Is there ever a bad sunset in Hawaii? My preliminary investigation seems to indicate that the answer is probably no, but I think a definitive answer requires more research—a task for which I’m more than happy to volunteer (that’s just the kind of guy I am). As far as I can determine, most every day in Hawaii seems to include some combination of clouds and sunlight—enough clouds to make gorgeous skies, and enough sunlight to make spectacular color. In other words, a photographer’s paradise.
In case you missed it, I recently returned from Hawaii where I assisted Don Smith’s Kauai workshop. Each day we’d rise before the sun, head to some east-facing beach (either by car or simply by taking the 50 yard stroll to the beach behind our room), pick a composition, and wait for the inevitable show to begin. Color, shafts of light, rainbows–we saw it all, and while each was different, it was pretty difficult to say any one was better than any other. In the evening we’d repeat the process at a west-facing beach, then go to dinner. Not a bad gig.
Ke’e Beach is a sunset destination, literally the end of the road, a spectacular exclamation point punctuating Hawaii’s State Highway 560 on the northwest side of Kauai. Just beyond, accessible only by foot, water, or air, the sheer Nā Pali cliffs jut from the Pacific and disappear into the clouds. A coral reef protects the beach, calming the surf and creating an ideal environment for swimming, snorkeling, and fishing. Many visitors forego those activities in favor of simply sitting on the beach waiting for the sun to disappear.
This was the evening before the workshop began, my first visit here. Scanning the scene for composition options I decided frames including the bay and cliffs would require working around too many people, so I turned my attention the beautiful sky around the sun. As nice as the sky was, I still wanted something in the foreground for depth. The pristine sand was a good start, but wanting more I chose this flat rock outcrop as my foreground anchor. I set up my tripod close enough to the surf that an occasional wave would swirl about my ankles, etching ephemeral arcs in the sand. I went with my 17-40 lens, dialing it wide to exaggerate the beach and give the background an expansive feel.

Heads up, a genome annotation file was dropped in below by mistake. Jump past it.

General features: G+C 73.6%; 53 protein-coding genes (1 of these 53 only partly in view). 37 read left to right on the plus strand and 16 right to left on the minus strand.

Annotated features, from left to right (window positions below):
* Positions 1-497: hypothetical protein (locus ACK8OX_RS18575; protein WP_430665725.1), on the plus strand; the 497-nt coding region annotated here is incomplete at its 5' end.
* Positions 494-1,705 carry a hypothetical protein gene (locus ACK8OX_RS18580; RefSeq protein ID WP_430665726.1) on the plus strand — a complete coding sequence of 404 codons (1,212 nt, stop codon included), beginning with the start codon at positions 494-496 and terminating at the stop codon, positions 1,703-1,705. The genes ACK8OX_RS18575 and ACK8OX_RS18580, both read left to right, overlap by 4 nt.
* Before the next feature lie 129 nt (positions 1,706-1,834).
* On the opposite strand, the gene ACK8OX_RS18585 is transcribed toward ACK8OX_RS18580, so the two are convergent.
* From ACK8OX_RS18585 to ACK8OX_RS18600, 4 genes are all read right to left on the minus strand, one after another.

While waiting for the sun to drop to the horizon I readied my graduated neutral density filters, set my camera to f16 to ensure a sunburst, and determined that ISO 200 would give me the shutter speed with just the right amount of motion blur. Next I played with compositions, deciding that (despite “rules” to the contrary), I wanted the horizon in the middle and the sun bullseyed. With everything ready, I was able just stand and enjoy the view.
When the sun popped from the clouds I started clicking, timing my exposures with the waves, some with the surf flat and others with of motion around the rock. After a few frames I’d adjust the composition, keeping the scene centered but playing with variations between horizontal, vertical, wide, and tight. I ended up with several I like, and who knows, maybe tomorrow I’ll decide I like the vertical version better.
Click an image for a closer look, and to view a slide show.